Dogen’s teachings themselves require a solid understanding of Chinese koan literature. As William Bodiford points out in his Soto Zen in Medieval Japan, Dogen used “more than 580 koans” in his teachings. In the Kana Shobogenzo, Dogen elaborates on fifty-five koans, quoting them in their entirety, and he refers to some of them more than two hundred and eighty times. In the Eihei Koroku, ninety-nine koans are quoted, and one hundred and nine are mentioned at least briefly, and so on in Dogen’s other writings. Clearly, we can no longer assert Dogen was flatly opposed to koans.
Dogen knew about the standardized method of koan study prevalent in both the Soto and some lineages of the Rinzai School where, instead of having to “see into” a koan, practitioners could simply memorize the answers. He also knew of Dahui’s huatou or “short cut” method of working with koans. This method emphasized seeing into the main point of a koan, but did not delve into its subtler details.
In contrast to these formulaic approaches, Dogen’s study and understanding of koans had much more breadth and depth. Using a linguistic style unparalleled in the history of koan literature, Dogen addressed both the key phrases of each case, as well as the secondary—yet equally important—points nestled in the dialogues. He frequently examined koans from the perspective of the Five Ranks of Dongshan (J. Tozan). And he pointed out the questions that should be addressed in each case, challenging practitioners to examine them deeply.
These three characteristics of Dogen’s approach to koan introspection—his unique use of language, treatment of the Five Ranks of Dongshan and meticulous study of all aspects of a koan—set Dogen’s writings on koans far apart from the traditional commentaries available in the Zen literature. They are what makes a careful comparative reading of Dogen’s Kana Shobogenzo and his other writings with the Song Dynasty collections so valuable to modern koan practitioners.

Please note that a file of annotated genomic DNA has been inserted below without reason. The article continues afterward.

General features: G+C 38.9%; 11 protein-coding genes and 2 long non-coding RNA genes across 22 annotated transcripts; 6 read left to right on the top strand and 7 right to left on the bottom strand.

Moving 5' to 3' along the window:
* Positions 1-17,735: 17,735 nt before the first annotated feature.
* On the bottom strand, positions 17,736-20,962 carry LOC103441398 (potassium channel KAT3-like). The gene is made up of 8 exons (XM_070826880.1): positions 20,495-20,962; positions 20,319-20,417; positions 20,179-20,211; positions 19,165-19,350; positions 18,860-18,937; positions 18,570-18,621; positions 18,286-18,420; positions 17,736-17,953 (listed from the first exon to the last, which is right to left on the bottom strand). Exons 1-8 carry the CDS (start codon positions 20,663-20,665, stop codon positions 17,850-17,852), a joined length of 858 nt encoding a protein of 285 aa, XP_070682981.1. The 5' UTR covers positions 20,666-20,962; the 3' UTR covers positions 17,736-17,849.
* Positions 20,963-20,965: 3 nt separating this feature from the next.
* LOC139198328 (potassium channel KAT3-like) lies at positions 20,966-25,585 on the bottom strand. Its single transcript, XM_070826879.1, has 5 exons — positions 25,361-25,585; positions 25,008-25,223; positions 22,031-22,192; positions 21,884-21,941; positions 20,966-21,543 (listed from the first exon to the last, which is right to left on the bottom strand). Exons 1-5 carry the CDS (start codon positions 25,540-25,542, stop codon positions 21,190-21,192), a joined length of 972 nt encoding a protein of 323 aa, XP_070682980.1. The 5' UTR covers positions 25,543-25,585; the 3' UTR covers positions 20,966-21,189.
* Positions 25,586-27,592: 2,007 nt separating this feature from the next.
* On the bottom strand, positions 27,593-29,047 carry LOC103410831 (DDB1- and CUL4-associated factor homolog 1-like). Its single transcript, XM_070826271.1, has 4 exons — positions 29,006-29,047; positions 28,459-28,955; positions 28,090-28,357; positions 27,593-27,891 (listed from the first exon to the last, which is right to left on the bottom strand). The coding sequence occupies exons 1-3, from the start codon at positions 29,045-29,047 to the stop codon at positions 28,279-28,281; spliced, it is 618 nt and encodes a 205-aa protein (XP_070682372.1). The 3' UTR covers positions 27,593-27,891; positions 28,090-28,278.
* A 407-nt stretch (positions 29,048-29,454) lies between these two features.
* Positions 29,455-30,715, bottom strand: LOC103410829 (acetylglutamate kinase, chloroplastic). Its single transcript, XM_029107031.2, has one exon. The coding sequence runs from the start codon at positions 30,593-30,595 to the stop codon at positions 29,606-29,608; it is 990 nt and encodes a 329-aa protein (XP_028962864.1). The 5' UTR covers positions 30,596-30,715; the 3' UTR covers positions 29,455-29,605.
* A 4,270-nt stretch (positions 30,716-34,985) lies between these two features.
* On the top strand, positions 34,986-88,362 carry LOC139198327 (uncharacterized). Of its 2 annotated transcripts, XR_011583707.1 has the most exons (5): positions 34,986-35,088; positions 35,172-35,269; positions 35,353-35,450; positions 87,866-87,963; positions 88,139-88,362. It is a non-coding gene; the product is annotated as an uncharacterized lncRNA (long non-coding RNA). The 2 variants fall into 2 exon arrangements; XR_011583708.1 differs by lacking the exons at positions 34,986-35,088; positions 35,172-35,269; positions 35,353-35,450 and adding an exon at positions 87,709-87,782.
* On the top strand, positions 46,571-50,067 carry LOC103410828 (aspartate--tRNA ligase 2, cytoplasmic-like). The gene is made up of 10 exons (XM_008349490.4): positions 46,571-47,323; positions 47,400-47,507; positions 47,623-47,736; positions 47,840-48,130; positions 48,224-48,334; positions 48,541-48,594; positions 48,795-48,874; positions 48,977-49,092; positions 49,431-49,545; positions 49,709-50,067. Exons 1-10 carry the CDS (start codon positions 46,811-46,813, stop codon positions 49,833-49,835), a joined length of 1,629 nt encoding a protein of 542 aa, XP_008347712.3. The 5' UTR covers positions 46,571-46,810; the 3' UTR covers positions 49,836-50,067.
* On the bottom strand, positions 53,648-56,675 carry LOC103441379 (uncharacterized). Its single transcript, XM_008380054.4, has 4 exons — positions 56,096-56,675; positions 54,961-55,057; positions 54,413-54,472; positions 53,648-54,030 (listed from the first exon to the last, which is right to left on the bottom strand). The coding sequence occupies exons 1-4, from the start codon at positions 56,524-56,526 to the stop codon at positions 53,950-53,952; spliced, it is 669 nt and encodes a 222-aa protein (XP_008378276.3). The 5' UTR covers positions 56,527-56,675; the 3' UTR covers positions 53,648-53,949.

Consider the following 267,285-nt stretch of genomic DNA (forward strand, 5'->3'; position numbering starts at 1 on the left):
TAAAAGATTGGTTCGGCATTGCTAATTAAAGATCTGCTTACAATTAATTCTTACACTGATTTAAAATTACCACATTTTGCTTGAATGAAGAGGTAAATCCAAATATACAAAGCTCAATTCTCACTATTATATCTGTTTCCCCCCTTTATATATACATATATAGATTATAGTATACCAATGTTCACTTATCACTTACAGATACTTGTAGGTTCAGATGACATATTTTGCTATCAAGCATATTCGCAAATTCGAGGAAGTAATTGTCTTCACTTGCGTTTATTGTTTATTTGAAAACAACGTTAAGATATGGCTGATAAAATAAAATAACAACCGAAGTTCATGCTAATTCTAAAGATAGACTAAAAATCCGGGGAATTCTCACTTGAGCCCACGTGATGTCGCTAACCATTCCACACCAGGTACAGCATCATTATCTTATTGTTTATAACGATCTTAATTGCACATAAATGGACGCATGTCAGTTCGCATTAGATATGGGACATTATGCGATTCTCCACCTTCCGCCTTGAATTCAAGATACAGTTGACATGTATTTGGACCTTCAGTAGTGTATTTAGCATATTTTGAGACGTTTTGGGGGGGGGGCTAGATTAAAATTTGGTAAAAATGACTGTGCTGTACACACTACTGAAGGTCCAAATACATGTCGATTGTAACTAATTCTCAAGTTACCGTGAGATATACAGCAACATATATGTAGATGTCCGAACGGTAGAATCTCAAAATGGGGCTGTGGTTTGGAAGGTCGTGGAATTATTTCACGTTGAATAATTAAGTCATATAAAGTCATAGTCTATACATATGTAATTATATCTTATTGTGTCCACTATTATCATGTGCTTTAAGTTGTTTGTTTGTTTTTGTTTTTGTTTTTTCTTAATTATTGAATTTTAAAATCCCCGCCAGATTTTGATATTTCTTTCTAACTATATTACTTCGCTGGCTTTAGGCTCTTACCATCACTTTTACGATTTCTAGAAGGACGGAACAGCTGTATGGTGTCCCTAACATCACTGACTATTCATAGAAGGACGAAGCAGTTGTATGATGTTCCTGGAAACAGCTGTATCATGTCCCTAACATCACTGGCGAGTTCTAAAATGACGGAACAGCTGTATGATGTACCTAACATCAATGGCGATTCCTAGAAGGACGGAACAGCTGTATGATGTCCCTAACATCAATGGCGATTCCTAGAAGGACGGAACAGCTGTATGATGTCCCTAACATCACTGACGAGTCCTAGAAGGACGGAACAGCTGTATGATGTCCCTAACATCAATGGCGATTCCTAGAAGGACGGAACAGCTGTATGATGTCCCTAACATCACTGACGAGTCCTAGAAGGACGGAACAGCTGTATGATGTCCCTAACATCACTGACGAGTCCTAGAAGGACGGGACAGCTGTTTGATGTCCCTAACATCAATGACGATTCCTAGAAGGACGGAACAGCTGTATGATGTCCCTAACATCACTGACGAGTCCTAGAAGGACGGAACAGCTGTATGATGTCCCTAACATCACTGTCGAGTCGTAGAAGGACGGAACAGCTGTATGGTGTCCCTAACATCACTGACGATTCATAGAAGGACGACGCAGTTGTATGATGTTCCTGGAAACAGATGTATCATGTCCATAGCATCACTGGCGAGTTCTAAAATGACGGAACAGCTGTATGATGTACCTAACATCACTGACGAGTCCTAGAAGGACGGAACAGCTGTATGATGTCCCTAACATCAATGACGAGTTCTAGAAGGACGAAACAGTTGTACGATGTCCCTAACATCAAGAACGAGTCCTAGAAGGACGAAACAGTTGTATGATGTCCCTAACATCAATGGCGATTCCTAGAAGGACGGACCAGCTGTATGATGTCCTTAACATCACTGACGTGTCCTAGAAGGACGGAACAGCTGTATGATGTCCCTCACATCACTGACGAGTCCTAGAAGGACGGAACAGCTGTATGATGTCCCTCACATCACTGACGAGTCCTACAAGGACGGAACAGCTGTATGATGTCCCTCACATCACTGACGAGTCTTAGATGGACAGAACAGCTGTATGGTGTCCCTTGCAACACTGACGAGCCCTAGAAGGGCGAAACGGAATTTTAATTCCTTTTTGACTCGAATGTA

To fully appreciate Dogen’s treatment of koans, it is critical to differentiate between koan study and formal koan introspection in the context of a vital teacher-student relationship. Koan study tends to rely on the intellect. It aims to shed light on the basic Buddhist teachings communicated in the koan in a similar way that a teacher will comment on a case in a teisho or formal discourse, clarifying the koan’s key points. In koan introspection, on the other hand, a student sits with the koan in zazen, letting go of trying to solve or understand it, but rather embodies it as a whole body-and-mind experience. The teacher then tests the student’s direct insight in dokusan, private face-to-face interviews.
Dokusan demands that one directly and dynamically present one’s own understanding. Because of this, it can be said that there is no one answer to a koan. Seeing into a koan requires the embodiment of a certain state of consciousness. It is this direct seeing into a koan that the teacher looks for and tests to determine the clarity of the student’s understanding. And it is this direct understanding that is at the heart of realization.
In my own training, my first encounter with Dogen’s singular way of dealing with koans was through that intimate teacher-student relationship. Maezumi Roshi asked me to work with a set of miscellaneous koans I had already passed through with a previous teacher. I refused. Instead of arguing with me, Maezumi Roshi instructed me to sit shikantaza. Soon after, I came across Dogen’s “Genjokoan” and brought a few questions about it into face-to-face teachings. Maezumi encouraged me to sit with Dogen’s lines in zazen, treating them as koans. With time, reading other chapters of the Kana Shobogenzo, I began to develop a deepening appreciation of the way Dogen presented koans with an unprecedented degree of depth and scope. Later still, as my traditional koan training evolved, it became increasingly clear to me that Dogen was a true master of the koan form, offering an amazing vista of the Buddhadharma through his koan treatment.
As a Zen teacher, my chief interests in the two Shobogenzos are Dogen’s unique way of commenting on koans in the Kana Shobogenzo, as well as the choice of koans he collected in the Mana Shobogenzo, especially as they may affect contemporary Western practitioners.